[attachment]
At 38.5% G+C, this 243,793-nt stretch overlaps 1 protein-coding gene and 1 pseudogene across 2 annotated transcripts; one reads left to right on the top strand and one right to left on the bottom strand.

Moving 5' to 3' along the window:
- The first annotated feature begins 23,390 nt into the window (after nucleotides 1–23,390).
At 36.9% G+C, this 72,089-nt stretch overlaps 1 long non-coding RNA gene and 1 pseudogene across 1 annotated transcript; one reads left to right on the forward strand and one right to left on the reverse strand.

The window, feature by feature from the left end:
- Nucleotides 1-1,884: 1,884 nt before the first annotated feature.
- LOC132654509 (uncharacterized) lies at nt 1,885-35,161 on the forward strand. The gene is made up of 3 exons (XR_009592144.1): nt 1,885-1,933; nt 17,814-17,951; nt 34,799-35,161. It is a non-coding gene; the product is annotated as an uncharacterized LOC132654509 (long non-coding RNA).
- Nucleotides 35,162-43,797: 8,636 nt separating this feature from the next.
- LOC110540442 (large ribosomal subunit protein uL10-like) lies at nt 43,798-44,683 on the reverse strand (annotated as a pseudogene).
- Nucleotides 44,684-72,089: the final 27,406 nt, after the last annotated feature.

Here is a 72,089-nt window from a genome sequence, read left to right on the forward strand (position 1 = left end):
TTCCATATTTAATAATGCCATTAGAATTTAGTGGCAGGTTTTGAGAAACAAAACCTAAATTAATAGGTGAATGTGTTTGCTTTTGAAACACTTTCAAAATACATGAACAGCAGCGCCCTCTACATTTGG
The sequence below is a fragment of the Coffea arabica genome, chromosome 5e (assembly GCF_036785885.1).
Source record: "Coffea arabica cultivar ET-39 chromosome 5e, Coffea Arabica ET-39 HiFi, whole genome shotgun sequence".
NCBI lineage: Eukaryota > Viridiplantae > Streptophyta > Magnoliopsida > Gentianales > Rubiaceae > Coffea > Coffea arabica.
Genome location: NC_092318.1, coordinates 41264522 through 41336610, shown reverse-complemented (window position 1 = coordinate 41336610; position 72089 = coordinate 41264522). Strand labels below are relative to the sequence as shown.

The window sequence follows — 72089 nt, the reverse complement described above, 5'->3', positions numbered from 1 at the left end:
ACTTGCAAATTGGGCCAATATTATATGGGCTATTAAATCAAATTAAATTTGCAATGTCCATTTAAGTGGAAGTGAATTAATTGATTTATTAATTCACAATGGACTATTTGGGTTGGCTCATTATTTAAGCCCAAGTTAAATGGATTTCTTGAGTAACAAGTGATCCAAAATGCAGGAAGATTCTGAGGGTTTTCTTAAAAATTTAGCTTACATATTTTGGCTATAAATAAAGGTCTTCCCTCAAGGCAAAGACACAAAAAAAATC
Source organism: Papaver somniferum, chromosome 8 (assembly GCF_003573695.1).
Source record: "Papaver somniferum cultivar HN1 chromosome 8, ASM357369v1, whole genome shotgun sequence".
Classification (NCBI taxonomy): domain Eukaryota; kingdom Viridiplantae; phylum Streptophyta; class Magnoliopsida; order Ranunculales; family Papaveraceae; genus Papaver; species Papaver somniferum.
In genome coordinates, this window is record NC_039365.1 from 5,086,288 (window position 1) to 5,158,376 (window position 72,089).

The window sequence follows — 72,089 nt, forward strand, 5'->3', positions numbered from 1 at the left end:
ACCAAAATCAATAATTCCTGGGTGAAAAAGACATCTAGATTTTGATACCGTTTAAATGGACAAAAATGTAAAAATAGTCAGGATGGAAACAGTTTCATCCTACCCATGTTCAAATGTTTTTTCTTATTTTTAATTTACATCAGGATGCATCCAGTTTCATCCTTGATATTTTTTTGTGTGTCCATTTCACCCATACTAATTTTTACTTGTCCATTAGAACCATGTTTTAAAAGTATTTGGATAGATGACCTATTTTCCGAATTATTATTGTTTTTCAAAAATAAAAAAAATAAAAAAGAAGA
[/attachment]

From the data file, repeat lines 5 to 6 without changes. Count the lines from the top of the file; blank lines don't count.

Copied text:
The window, feature by feature from the left end:
- Nucleotides 1-1,884: 1,884 nt before the first annotated feature.